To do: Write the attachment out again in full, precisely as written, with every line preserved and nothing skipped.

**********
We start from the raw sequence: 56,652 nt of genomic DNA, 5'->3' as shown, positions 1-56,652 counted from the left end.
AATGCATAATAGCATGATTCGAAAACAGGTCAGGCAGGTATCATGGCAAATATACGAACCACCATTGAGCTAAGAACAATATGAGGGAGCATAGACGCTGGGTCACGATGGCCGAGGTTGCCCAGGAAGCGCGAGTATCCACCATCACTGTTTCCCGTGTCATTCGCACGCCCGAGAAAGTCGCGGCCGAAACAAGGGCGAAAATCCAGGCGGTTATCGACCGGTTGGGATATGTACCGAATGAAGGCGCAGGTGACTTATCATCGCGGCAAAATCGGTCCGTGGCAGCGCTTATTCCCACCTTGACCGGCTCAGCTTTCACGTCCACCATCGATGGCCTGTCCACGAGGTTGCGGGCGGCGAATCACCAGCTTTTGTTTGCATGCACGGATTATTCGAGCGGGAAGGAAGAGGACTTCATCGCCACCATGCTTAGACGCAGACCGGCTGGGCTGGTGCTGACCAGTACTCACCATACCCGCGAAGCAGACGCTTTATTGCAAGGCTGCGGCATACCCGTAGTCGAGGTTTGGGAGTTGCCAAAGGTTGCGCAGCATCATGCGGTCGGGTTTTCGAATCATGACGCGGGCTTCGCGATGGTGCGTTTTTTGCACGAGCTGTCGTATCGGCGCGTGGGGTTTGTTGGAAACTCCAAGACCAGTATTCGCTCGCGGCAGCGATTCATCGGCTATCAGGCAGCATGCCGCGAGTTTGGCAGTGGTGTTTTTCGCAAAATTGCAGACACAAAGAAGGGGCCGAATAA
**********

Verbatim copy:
We start from the raw sequence: 56,652 nt of genomic DNA, 5'->3' as shown, positions 1-56,652 counted from the left end.
AATGCATAATAGCATGATTCGAAAACAGGTCAGGCAGGTATCATGGCAAATATACGAACCACCATTGAGCTAAGAACAATATGAGGGAGCATAGACGCTGGGTCACGATGGCCGAGGTTGCCCAGGAAGCGCGAGTATCCACCATCACTGTTTCCCGTGTCATTCGCACGCCCGAGAAAGTCGCGGCCGAAACAAGGGCGAAAATCCAGGCGGTTATCGACCGGTTGGGATATGTACCGAATGAAGGCGCAGGTGACTTATCATCGCGGCAAAATCGGTCCGTGGCAGCGCTTATTCCCACCTTGACCGGCTCAGCTTTCACGTCCACCATCGATGGCCTGTCCACGAGGTTGCGGGCGGCGAATCACCAGCTTTTGTTTGCATGCACGGATTATTCGAGCGGGAAGGAAGAGGACTTCATCGCCACCATGCTTAGACGCAGACCGGCTGGGCTGGTGCTGACCAGTACTCACCATACCCGCGAAGCAGACGCTTTATTGCAAGGCTGCGGCATACCCGTAGTCGAGGTTTGGGAGTTGCCAAAGGTTGCGCAGCATCATGCGGTCGGGTTTTCGAATCATGACGCGGGCTTCGCGATGGTGCGTTTTTTGCACGAGCTGTCGTATCGGCGCGTGGGGTTTGTTGGAAACTCCAAGACCAGTATTCGCTCGCGGCAGCGATTCATCGGCTATCAGGCAGCATGCCGCGAGTTTGGCAGTGGTGTTTTTCGCAAAATTGCAGACACAAAGAAGGGGCCGAATAA